The Fifth District Court on Tuesday affirmed in part and reversed in a part a Madison County ruling over a former Granite City firefighter’s benefits.
In an opinion delivered by Justice James Wexstten, the appellate court affirmed Associate Judge Clarence Harrison’s determination that James Pyle was “catastrophically injured” and that the city should have paid his health insurance premiums until he became eligible for Medicare in 2008.
The appeals panel, however, reversed the portion of Harrison’s ruling that required the city to pay Pyle’s premiums to supplement his Medicare coverage for life and remanded the matter for further proceedings.
The case over benefits stems from injuries Pyle sustained as a Granite City firefighter, a job he had from 1977 to 2000.
He hurt his right shoulder and lower back while moving a water hose at two separate residential fires in 1998 and 1999. He was treated with physical therapy and epidural injections before having surgery.
Pyle ultimately sought a line-of-duty disability pension, claiming that his injuries prevented him from returning to work.
The city’s pension board in 2000 awarded Pyle a disability pension.
Four years later, he sued the city and six city officials, seeking lifetime benefits and reimbursement of the past premium payments, as well as litigation expenses and attorney fees.
He moved for summary judgment in 2011, claiming that the city improperly denied him payment for the premiums owed under the Public Safety Employee Benefits Act (PSEBA).
The PSEBA requires an employer to pay the entire premium of an employer’s health insurance plan if he or she suffers a “catastrophic injury” in the line of duty. It also provides lifetime benefits for firefighters who were injured while responding to an emergency.
In 2011, Harrison granted Pyle’s motion for summary judgment and found he was eligible for the requested benefits under PSEBA. He awarded Pyle $22,440 for past premiums he paid and ordered the city to pay $350 as premiums to supplement his Medicare coverage.
On appeal, the city claimed that Harrison was wrong when he determined Pyle was “catastrophically injured” and entitled to lifetime benefits under the PSEBA.
The city argued that the definition of “catastrophic injury” that the Supreme Court coined in 2003 in Krohe v. City of Bloomington “should be revised for public policy reasons and to bring the definition of ‘catastphroic’ in accord with common understanding and legislative intent,” according to the appellate court opinion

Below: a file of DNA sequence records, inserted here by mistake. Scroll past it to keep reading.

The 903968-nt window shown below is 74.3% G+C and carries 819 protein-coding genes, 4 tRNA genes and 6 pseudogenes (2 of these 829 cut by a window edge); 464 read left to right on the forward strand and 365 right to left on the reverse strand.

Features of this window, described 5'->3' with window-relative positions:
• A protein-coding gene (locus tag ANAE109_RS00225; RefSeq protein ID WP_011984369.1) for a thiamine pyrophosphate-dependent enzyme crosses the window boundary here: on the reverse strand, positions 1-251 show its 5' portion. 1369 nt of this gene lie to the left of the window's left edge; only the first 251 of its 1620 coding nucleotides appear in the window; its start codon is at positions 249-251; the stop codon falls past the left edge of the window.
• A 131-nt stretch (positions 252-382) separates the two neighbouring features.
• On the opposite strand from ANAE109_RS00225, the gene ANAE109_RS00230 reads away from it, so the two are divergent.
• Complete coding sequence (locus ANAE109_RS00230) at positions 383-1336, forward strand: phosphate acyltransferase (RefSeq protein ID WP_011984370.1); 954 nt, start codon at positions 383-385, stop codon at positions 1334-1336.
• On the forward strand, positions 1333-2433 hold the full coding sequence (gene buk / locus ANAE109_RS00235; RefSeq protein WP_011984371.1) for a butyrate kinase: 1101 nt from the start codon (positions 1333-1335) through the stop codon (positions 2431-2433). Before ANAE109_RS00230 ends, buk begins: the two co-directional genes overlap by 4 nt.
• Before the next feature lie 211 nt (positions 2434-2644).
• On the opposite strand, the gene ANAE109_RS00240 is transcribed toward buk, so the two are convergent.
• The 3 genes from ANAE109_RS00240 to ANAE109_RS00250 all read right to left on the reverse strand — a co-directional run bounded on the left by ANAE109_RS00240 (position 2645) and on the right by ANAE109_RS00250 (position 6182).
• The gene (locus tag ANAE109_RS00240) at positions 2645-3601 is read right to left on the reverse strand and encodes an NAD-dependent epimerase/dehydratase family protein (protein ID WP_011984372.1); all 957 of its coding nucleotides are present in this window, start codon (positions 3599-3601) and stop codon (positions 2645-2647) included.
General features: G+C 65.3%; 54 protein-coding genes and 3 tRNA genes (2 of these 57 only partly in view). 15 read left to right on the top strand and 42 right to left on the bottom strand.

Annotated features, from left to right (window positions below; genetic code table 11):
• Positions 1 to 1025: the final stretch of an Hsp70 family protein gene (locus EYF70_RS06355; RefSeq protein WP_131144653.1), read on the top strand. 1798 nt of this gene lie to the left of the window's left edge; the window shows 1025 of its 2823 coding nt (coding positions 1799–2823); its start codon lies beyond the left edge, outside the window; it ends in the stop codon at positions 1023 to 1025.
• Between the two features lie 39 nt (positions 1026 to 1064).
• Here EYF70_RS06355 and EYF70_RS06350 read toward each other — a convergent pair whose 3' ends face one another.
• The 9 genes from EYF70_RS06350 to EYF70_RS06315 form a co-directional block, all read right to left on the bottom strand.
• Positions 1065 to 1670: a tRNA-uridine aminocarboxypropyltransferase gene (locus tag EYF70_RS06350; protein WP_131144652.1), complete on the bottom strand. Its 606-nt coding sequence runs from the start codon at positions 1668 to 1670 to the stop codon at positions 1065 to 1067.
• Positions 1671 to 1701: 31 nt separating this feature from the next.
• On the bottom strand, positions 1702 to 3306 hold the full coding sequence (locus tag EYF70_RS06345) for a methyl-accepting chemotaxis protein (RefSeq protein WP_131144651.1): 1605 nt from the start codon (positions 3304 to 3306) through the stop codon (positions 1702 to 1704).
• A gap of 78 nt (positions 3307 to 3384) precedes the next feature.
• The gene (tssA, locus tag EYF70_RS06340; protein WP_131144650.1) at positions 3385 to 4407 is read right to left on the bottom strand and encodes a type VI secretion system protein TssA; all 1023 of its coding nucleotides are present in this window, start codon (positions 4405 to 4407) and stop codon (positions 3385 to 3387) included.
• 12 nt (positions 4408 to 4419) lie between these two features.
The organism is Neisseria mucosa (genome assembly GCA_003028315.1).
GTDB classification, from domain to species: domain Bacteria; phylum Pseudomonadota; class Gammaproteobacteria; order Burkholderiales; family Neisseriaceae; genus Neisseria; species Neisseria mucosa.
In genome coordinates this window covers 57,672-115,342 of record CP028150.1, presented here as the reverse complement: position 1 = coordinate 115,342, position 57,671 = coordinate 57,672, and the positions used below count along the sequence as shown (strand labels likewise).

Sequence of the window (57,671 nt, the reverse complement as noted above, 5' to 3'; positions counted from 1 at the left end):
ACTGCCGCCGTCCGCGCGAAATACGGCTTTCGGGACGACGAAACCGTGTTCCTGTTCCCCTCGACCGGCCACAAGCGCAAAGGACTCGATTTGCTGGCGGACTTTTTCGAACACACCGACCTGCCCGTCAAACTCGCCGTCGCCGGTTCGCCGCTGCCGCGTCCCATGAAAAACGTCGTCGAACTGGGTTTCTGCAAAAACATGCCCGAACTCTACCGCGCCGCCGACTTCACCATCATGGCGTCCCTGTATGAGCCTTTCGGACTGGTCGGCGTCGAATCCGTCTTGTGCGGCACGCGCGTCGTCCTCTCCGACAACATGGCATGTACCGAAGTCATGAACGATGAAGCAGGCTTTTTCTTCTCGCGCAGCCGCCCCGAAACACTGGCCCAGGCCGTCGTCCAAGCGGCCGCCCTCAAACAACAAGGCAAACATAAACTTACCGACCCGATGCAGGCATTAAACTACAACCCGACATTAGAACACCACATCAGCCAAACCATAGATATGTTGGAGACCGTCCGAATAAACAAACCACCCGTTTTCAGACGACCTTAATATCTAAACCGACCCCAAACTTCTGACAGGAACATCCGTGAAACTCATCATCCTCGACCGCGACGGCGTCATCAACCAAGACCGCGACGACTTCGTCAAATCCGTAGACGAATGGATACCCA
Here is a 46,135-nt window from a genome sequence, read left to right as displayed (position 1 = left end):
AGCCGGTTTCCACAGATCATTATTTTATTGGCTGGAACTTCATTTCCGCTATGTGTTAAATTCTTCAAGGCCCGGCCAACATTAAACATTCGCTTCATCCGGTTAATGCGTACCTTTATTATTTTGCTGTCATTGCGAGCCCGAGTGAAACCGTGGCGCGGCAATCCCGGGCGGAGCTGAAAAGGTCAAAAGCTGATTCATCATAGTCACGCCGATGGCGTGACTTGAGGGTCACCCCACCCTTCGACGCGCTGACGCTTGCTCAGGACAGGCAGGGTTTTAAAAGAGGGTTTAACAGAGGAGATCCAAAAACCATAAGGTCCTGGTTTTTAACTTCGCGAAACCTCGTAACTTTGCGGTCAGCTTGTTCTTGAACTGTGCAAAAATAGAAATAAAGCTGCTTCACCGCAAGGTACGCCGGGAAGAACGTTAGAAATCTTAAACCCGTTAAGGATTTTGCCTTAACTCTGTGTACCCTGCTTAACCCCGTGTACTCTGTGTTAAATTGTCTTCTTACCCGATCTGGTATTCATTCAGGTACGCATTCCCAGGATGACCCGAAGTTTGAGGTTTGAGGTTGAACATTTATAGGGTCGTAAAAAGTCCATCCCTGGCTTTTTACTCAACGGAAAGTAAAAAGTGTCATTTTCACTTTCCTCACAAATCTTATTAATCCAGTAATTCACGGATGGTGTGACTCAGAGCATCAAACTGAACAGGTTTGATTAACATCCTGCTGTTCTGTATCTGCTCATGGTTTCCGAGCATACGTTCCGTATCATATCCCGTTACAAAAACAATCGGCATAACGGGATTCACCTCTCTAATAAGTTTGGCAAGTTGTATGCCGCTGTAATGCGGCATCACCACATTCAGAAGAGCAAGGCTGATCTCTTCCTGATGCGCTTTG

The city claimed that such a definition could encourage people to seek line of duty disability benefits rather than trying to go back to work, something that would have a substantial financial impact on municipalities.
“The City’s arguments overlook the fact that we are required to follow the decisions of the Illinois Supreme Court,” Wexstten wrote.”[W]e cannot overturn or modify the Supreme Court’s decision in Krohe.”
The appeals panel determined that while Harrison was right when he found Pyle qualified for a line of duty disability pension under the PSEBA, he was wrong to require the city to do so after Pyle became Medicare eligible.
“If the city had been paying premiums for Pyle and his spouse, and only Pyle had become Medicare eligible, the benefits payable under … the PSEBA would have reduced only by the amount due for Pyle’s premium,” Wexstten wrote.
“The city would have continued to pay health insurance premiums for his spouse under the section’s conditions,” he explained. “However, because the city here paid premiums solely for Pyle, Pyle’s benefits were reduced in their entirety when he became eligible for Medicare benefits.”
Wexstten wrote that when Pyle became eligible for Medicare, the benefits provided in the city’s insurance plan supplemented his Medicare coverage and gave him the option to pay for city-approved supplemental benefits.
This, the appellate court held, put Pyle “in the position he would have been in had he not been injured.”
“The plain language of the PSEBA and the Illinois Insurance Code does not support the conclusion that the city is obligated to pay premiums for Pyle’s supplemental Medicare coverage,” Wexstten wrote.
Justices James Donovan and Richard Goldenhersh concurred with Wexstten.
Jane Unsell and Erin M. Phillips of Unsell & Schattnik in Wood River represented the defendants.
Arlington Heights attorney Thomas W. Duda represented Pyle.